Photo: Mint
Photo: Mint

Opinion | Lessons we could learn from Kremer’s O-Ring theory

The weakest link in the Indian economy are the MSMEs, whose incentive structure needs policy addressal

Even as India debates the achievement of a $5 trillion economy, the work of the third Nobel prize winner for economics this year, Michael Kremer, especially his O-Ring Theory of Economic Development, becomes significant. The O-Ring Theory owes its name to the National Aeronautics and Space Administration disaster in 1986, involving the space shuttle Challenger. The shuttle was made up of thousands of components. However, it was the malfunctioning of the tiniest of components, the O-ring, brought on by the high temperature at which the shuttle was launched, which caused it to explode.

Kremer, in his 1993 paper, posited that in production processes involving several tasks of different complexities, the skill levels of workers involved in those tasks become important. This is because workers with differential skill levels have different likelihoods of making mistakes. Such errors, made especially by workers with lower skill levels, can turn an entire product worthless. The tiniest and most innocuous components or processes at the company or the economy level can lead to failure.

As India struggles to maintain its economic growth, what are the pointers one can derive from this piece of work?

At an economy level, the micro, small and medium enterprises (MSME) sector is an important O-ring equivalent. The sector at present contributes around 29% to India’s overall gross domestic product (GDP). As the economy moves onto a trajectory of high growth, it is the malfunctioning of this critical component that could cause the failure of the Indian economy.

What makes the MSME malfunction? According to conventional wisdom, the reasons for the non-performance of MSMEs are all too familiar—the lack of access to timely credit, modern technology and requisite skills being the most important. However, the O-ring theory would look at the problems faced by Indian and indeed all developing-country MSMEs differently.

If the O-ring theory is true, the more complex the production process, the costlier each mistake. As such, MSMEs in a country like India, which has a deficit of skilled labour, would concentrate on simple production activities using lower amounts of capital. This is because were they to use large amounts of capital and complex production processes, the less skilled workers, with their greater propensity to make mistakes, would lead to such capital getting wasted. Such firms will then employ less physical capital. A combination of low physical capital and low skilled workers would mean lower output and lower wages within Indian MSMEs, as compared to that within large corporates or those of developed countries that use higher value inputs.

Further, workers themselves would have very little incentive to upgrade their skills. Workers with higher skills may find themselves unemployed, as firms tend to employ workers with matching skills. An MSME manufacturing firm that is producing pins with a large number of unskilled labourers is unlikely to hire a better skilled labourer, paying him double the wages to replace two or three workers. So employees face disincentives to invest in skills, with consequences for joblessness.

Kremer further posits that bottlenecks of all kinds increase the disincentives to invest in skills. If this were true, the O-ring production theory would have deeper implications for smaller firms in countries such as India. Such bottlenecks may take the form of ‘institutional voids’ in the product, capital or labour markets of such countries. They may also take the form of an absence of public goods such as law and order, water and electricity, education, roads, railways and other infrastructure. The lack of complementary public sector inputs and other institutional inputs pose MSMEs challenges that are unlike those faced by their larger counterparts. While the latter may fill in the gaps through vertical integration and build on economies of scale, MSMEs would find it difficult to do so, given their size. They would then find it worthless to build on their inputs, especially skills, in the face of unreliable or missing inputs from the rest of the economy.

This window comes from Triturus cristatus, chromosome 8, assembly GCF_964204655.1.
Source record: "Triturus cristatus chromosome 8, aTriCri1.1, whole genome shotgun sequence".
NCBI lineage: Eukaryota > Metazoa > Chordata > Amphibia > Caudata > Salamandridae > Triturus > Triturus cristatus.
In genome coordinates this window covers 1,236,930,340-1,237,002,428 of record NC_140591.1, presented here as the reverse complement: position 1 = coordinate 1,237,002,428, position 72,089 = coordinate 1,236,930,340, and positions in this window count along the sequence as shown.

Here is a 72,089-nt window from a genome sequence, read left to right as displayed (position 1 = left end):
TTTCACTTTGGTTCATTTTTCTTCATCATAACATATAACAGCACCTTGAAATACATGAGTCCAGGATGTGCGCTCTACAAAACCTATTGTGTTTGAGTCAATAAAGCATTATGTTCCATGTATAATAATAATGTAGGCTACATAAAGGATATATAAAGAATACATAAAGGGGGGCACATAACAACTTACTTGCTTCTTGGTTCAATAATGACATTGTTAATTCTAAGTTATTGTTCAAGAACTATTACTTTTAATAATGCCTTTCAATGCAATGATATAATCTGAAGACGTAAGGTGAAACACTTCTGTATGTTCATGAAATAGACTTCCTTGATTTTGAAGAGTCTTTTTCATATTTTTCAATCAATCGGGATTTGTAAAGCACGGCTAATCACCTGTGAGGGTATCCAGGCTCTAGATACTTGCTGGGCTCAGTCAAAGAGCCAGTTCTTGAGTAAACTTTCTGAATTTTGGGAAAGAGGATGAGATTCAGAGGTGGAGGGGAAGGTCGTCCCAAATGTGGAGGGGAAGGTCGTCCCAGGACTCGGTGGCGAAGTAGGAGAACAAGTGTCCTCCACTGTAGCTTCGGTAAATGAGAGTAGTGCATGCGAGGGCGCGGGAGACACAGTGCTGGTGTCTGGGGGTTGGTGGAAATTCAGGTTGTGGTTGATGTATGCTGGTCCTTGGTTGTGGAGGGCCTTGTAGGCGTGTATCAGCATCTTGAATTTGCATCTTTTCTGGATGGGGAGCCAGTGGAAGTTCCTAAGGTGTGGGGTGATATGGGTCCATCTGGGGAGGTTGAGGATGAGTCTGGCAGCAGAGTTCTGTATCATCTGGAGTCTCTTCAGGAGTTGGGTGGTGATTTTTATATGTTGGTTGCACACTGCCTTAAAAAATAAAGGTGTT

Thus, the best skilled labourer will work with other similarly skilled labourers in jobs that involve complex production processes. The productivity of workers in MSMEs then would be far less than that in large corporation and multinationals, exacerbating wage inequities.

What are the policy implications of such an application of the O-ring theory to MSMEs in India?

MSMEs can prove to be India’s vulnerable O-rings, holding the country back from the kind of take-off that is required for a $5 trillion economy. The vulnerability of MSMEs arises because of their low incentive to invest in skilled labour, which can create large differences in productivity and output, and hence wages. Such differences in productivity get exacerbated because of bottlenecks in the form of lack of institutions and public sector goods, which reduce further the incentives to invest in skills. Such gaps can be bridged through education subsidies to improve skills. MSMEs will also need to be educated on this vicious cycle of low skills-low productivity-low skills, and given active support through appropriately designed subsidies to break out of such traps. A path to higher economic growth will require recognising the O-rings in the Indian economy and preventing their malfunctioning.

Tulsi Jayakumar is a professor of economics at S.P Jain Institute of Management and Research, Mumbai

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